The peer-to-peer lender’s head of business development Andrew Jones says financial advisers associated with the smaller, independent dealer groups are generally more interested in learning about new products and are “far less locked down by institutional platforms”.
Mr Jones said approaching larger dealer groups and institutions as a newer entrant to the financial services market can be a frustrating process.
“They are very much constrained by a very centralised model of research. They’re very restricted and they’re only looking at products that have been around for X number of years that have had a very long track record,” he said.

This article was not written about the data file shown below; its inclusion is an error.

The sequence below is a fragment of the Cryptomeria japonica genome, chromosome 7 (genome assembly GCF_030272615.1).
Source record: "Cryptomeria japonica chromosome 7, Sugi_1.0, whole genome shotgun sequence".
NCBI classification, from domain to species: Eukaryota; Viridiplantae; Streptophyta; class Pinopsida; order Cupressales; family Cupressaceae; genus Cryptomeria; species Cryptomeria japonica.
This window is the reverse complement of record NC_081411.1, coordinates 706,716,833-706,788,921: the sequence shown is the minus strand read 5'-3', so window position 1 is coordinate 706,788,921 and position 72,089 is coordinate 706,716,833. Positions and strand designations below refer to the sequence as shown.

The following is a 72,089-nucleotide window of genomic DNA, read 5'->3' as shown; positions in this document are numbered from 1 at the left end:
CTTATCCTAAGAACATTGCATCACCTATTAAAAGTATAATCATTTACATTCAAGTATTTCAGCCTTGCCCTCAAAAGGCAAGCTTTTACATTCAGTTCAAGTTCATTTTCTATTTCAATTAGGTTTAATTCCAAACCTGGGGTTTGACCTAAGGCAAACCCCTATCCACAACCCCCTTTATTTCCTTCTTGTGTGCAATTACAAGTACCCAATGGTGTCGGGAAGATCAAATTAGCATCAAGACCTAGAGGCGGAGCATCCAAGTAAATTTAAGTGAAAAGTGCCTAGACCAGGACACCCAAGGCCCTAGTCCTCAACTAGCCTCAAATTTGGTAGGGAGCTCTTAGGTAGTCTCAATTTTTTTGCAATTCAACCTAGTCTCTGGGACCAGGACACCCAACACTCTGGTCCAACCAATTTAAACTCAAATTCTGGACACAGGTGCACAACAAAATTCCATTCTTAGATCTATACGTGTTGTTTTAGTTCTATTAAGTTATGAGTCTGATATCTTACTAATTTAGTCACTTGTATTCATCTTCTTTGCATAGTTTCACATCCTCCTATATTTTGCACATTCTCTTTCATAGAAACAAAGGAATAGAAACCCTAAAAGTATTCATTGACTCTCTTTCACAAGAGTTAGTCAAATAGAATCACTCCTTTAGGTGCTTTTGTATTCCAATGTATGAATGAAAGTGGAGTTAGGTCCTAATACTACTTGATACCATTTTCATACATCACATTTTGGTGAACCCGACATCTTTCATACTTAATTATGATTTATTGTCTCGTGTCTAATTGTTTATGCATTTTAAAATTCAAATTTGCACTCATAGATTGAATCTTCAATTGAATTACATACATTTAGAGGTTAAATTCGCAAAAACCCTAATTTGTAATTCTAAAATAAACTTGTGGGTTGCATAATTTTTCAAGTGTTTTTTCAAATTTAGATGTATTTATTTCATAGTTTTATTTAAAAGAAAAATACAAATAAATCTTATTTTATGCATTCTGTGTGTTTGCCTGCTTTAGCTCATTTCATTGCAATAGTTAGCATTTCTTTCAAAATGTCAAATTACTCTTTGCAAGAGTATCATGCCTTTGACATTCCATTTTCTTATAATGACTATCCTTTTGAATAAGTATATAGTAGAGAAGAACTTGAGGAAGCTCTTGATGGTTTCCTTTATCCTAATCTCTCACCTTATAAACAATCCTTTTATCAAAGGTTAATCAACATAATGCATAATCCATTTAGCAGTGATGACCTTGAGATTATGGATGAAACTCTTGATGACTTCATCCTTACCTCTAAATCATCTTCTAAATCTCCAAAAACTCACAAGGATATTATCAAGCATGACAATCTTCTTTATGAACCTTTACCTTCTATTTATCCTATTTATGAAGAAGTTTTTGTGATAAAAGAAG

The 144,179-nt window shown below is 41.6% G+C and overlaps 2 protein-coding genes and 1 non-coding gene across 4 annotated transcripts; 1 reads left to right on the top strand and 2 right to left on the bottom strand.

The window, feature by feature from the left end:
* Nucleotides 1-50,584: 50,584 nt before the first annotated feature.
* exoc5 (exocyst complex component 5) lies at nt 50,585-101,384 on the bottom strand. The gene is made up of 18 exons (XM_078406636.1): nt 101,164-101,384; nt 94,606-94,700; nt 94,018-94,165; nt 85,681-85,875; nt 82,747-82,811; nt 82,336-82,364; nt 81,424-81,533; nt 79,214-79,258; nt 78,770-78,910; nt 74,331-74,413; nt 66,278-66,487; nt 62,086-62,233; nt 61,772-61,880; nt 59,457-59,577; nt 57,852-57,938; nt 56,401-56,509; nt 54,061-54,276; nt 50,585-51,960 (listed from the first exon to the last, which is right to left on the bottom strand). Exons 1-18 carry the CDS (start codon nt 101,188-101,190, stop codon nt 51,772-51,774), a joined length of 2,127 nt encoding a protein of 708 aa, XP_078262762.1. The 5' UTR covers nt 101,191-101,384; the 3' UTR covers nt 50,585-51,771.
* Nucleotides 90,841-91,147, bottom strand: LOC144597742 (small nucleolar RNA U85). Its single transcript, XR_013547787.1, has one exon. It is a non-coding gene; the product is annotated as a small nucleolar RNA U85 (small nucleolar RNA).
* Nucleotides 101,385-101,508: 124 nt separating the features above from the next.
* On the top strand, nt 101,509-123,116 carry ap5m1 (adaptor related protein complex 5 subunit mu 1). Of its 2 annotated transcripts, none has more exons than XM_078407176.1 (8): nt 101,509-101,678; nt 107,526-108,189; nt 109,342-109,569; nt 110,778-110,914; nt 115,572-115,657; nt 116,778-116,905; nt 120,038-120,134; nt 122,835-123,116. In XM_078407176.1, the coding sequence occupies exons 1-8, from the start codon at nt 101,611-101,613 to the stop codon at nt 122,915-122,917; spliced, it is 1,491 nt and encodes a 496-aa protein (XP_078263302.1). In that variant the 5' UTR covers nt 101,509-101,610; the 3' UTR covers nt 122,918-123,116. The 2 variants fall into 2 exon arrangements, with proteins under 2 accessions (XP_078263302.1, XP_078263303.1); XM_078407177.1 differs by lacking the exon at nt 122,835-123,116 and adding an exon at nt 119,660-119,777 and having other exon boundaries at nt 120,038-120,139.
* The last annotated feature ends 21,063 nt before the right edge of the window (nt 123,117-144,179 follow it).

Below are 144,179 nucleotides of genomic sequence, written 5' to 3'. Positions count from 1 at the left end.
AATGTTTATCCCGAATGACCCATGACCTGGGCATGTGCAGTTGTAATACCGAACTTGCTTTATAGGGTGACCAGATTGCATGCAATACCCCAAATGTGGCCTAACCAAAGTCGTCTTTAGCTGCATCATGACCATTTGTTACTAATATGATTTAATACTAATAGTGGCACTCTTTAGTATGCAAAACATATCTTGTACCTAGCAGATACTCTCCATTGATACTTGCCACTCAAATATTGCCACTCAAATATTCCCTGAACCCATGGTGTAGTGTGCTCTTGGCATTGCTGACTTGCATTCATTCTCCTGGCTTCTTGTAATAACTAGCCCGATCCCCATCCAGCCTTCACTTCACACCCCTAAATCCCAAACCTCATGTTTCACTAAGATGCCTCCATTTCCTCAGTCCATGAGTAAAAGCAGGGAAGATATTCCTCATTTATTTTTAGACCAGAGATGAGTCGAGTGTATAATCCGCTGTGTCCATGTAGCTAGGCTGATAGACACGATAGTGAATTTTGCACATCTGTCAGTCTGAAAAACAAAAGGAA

While he said there is a need to be conservative when dealing with people’s retirement savings, which is part of the logic behind these approved product lists, it also severely limits the ability of newcomers to access those platforms.
“What the independents have, which the larger institutionally owned dealer groups don’t seem to have, is sort of a willingness to learn about things which are new,” Mr Jones said.
“It does take a bit of work and effort to understand [a new] asset class and understand what’s being offered, and I think the independents take that risk because they want to provide an edge and they want to go back to their customers with something new.”